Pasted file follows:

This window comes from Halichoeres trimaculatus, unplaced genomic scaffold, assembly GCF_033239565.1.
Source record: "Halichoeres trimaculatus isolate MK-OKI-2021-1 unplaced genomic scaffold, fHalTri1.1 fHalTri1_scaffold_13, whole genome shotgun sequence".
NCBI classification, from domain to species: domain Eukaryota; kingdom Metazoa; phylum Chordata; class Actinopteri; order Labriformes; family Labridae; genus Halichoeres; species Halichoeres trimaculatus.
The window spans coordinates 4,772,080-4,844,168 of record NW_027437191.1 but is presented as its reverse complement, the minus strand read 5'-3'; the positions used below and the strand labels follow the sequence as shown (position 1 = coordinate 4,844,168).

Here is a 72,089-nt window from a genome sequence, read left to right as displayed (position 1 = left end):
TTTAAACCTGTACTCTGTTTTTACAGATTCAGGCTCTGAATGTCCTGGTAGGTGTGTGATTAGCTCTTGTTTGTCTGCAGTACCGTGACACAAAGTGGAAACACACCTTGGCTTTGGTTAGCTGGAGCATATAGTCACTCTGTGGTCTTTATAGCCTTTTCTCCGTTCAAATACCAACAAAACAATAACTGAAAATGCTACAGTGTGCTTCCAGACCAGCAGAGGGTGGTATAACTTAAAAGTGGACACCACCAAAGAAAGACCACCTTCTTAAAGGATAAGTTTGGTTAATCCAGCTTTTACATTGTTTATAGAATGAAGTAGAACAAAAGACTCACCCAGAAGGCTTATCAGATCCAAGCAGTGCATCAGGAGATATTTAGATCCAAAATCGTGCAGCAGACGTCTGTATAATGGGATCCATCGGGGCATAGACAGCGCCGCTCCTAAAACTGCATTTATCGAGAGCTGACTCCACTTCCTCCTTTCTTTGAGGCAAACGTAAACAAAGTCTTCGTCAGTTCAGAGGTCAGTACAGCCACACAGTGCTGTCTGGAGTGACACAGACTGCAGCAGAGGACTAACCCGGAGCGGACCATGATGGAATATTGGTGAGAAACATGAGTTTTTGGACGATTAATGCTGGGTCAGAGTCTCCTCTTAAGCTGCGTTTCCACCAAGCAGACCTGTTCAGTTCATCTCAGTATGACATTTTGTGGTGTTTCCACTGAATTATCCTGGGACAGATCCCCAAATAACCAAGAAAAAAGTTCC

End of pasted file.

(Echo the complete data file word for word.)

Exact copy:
This window comes from Halichoeres trimaculatus, unplaced genomic scaffold, assembly GCF_033239565.1.
Source record: "Halichoeres trimaculatus isolate MK-OKI-2021-1 unplaced genomic scaffold, fHalTri1.1 fHalTri1_scaffold_13, whole genome shotgun sequence".
NCBI classification, from domain to species: domain Eukaryota; kingdom Metazoa; phylum Chordata; class Actinopteri; order Labriformes; family Labridae; genus Halichoeres; species Halichoeres trimaculatus.
The window spans coordinates 4,772,080-4,844,168 of record NW_027437191.1 but is presented as its reverse complement, the minus strand read 5'-3'; the positions used below and the strand labels follow the sequence as shown (position 1 = coordinate 4,844,168).

Here is a 72,089-nt window from a genome sequence, read left to right as displayed (position 1 = left end):
TTTAAACCTGTACTCTGTTTTTACAGATTCAGGCTCTGAATGTCCTGGTAGGTGTGTGATTAGCTCTTGTTTGTCTGCAGTACCGTGACACAAAGTGGAAACACACCTTGGCTTTGGTTAGCTGGAGCATATAGTCACTCTGTGGTCTTTATAGCCTTTTCTCCGTTCAAATACCAACAAAACAATAACTGAAAATGCTACAGTGTGCTTCCAGACCAGCAGAGGGTGGTATAACTTAAAAGTGGACACCACCAAAGAAAGACCACCTTCTTAAAGGATAAGTTTGGTTAATCCAGCTTTTACATTGTTTATAGAATGAAGTAGAACAAAAGACTCACCCAGAAGGCTTATCAGATCCAAGCAGTGCATCAGGAGATATTTAGATCCAAAATCGTGCAGCAGACGTCTGTATAATGGGATCCATCGGGGCATAGACAGCGCCGCTCCTAAAACTGCATTTATCGAGAGCTGACTCCACTTCCTCCTTTCTTTGAGGCAAACGTAAACAAAGTCTTCGTCAGTTCAGAGGTCAGTACAGCCACACAGTGCTGTCTGGAGTGACACAGACTGCAGCAGAGGACTAACCCGGAGCGGACCATGATGGAATATTGGTGAGAAACATGAGTTTTTGGACGATTAATGCTGGGTCAGAGTCTCCTCTTAAGCTGCGTTTCCACCAAGCAGACCTGTTCAGTTCATCTCAGTATGACATTTTGTGGTGTTTCCACTGAATTATCCTGGGACAGATCCCCAAATAACCAAGAAAAAAGTTCC